Local Olympian: The future looks promising for Alexi Pappas

EUGENE, Ore. - On a frigid Friday morning at South Eugene High School, the freezing temperatures provided a sharp contrast to Rio De Janeiro, Brazil, where six months ago Alexi Pappas took in everything the Summer Olympics had to offer.

"I tried in Rio to really just be there. Like 100 percent, live there as if that was my home. I think I really gave myself that chance to shut out other parts of my life and absorb that whole thing.” said Alexi.

On the first day of track and field events, Pappas faced the biggest race of her life, the women’s 10,000 meter final.

Through the guidance of her many mentors, Alexi went in with the mindset that it wasn’t just another race.

"But to actually embrace it as a special thing so that when you do toe the line and the race does hurt, you're like 'Wow, this is part of a bigger thing.'"

And with that mindset, Alexi’s time of 31 minutes, 36.16 seconds broke a Greek national record.

Find out what’s in store for Alexi Pappas now that the Rio Olympics are over. Watch #LiveOnKMTR Wednesday, Feb. 15 at 6:30 p.m. and 11 p.m.

Before the race, Alexi’s coach Ian Dobson gave her some advice that a world-class athlete doesn’t hear often.

"The hilarious thing that he prepared me for was that I might get lapped. It happened by a world record breaking athlete, but I think to be prepared for something like that allowed me to stay calm when it happened and continue to run my best race."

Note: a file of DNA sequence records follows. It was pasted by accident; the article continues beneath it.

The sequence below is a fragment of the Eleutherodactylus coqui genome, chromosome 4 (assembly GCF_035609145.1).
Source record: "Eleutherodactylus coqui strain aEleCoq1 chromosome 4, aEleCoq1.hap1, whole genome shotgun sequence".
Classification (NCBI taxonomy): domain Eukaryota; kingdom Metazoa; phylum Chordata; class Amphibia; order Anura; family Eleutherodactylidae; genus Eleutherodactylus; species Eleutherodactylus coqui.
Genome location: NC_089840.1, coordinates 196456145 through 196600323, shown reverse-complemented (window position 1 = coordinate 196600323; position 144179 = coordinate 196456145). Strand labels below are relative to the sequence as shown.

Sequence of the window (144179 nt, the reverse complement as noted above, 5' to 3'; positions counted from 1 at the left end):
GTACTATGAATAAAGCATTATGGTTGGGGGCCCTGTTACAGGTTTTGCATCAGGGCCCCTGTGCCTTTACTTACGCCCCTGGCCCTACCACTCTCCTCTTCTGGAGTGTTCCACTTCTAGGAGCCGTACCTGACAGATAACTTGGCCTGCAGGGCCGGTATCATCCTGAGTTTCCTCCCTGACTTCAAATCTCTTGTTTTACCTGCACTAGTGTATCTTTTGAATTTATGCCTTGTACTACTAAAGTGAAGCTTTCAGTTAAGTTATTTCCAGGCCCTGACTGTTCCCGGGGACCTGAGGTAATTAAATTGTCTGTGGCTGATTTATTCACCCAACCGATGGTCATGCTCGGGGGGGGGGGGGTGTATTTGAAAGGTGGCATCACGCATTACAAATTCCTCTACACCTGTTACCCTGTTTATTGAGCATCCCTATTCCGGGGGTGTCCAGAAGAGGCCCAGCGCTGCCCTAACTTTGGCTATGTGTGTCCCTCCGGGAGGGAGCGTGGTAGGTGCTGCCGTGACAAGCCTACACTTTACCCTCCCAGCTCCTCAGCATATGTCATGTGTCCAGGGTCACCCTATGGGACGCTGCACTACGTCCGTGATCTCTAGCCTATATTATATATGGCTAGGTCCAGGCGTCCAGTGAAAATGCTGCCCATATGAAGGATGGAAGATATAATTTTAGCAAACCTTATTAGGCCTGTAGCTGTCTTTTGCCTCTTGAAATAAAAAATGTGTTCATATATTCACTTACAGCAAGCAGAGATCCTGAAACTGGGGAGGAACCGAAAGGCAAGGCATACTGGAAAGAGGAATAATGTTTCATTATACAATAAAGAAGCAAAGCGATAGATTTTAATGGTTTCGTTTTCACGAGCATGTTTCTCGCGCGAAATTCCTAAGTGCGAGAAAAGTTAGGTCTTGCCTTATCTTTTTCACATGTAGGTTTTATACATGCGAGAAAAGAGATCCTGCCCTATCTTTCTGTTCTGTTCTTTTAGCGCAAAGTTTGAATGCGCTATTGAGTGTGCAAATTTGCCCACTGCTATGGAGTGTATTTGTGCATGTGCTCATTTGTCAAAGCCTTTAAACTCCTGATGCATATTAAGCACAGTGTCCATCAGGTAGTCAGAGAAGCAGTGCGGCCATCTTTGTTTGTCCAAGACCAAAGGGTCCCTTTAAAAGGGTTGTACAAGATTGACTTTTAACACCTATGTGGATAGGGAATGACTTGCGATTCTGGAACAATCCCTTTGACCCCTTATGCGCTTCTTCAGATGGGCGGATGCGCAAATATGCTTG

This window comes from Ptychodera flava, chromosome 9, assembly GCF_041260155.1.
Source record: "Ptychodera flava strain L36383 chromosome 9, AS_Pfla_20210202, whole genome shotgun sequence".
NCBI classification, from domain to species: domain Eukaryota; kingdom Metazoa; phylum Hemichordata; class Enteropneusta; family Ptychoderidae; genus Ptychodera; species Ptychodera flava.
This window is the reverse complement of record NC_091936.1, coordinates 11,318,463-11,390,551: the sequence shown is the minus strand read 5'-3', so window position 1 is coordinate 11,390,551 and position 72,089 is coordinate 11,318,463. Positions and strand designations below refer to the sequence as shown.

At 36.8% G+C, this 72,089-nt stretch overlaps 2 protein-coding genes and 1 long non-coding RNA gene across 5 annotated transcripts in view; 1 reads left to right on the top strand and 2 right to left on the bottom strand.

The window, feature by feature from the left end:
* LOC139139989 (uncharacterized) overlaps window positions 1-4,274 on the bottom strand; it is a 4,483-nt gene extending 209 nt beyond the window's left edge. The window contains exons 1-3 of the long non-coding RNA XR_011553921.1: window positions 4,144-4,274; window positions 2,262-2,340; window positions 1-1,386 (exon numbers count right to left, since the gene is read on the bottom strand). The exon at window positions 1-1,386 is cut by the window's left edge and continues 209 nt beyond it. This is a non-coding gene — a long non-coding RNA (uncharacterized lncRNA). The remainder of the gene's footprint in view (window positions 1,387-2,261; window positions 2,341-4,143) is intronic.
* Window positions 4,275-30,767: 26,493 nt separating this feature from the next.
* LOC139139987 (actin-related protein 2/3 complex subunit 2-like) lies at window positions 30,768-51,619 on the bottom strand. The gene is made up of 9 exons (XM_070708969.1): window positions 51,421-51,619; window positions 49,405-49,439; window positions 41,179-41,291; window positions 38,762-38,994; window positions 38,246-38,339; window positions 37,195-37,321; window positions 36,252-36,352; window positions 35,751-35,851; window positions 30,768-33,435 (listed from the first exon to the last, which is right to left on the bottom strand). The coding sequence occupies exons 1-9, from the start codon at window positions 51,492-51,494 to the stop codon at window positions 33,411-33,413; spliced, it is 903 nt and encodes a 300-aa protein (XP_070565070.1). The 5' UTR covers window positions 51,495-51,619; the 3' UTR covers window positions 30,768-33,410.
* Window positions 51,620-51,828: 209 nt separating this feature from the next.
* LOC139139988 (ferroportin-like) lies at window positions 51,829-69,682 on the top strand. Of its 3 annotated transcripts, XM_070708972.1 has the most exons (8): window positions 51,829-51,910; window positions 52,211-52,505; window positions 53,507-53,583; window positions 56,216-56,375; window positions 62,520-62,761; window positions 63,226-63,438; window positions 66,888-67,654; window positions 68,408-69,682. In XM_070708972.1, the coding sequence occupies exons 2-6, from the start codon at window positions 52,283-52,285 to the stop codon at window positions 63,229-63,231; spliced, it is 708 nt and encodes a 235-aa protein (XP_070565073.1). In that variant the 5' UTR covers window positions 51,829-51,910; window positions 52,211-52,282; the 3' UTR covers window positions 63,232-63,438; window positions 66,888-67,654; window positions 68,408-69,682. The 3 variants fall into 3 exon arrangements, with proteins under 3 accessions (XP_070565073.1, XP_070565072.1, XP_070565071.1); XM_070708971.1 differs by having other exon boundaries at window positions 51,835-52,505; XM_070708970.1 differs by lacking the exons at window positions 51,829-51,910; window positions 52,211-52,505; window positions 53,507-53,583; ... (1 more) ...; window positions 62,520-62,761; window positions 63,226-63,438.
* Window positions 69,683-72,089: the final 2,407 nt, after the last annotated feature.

So with her first Olympics behind her, life after Rio got off to an exciting start for Alexi.

She flew to Los Angeles for a photoshoot with Runner’s World Magazine and comedian Kevin Hart.

"I just had a blast, it was just so refreshing to meet someone who has this very amazing career going but also has found this passion in running. It was cool."

The spotlight continues to shine on Alexi.

Many publications have called her a rising personality in the world of track and field.

It’s a title that Alexi called a privilege.

"To kind of be a voice to some younger runners who are looking for some guidance or some positive energy. If I can be anything in that world to anyone, that is really meaningful to me."

The 2020 Summer Olympics in Tokyo are still three years away, but it is something that Alexi has already put some thought into.

"I see myself as ultimately a long distance runner, and so I want to start pushing those longer distances. After pacing a few marathons and watching the Olympic marathon, I feel very inspired to consider that distance as maybe my event for 2020."

Until then, no matter the weather, Alexi will continue to run, striving to reach her full potential on a daily basis.

"It's gratifying because you can improve with hard work, it's a discipline that you can study and improve at, it's something where you set goals."

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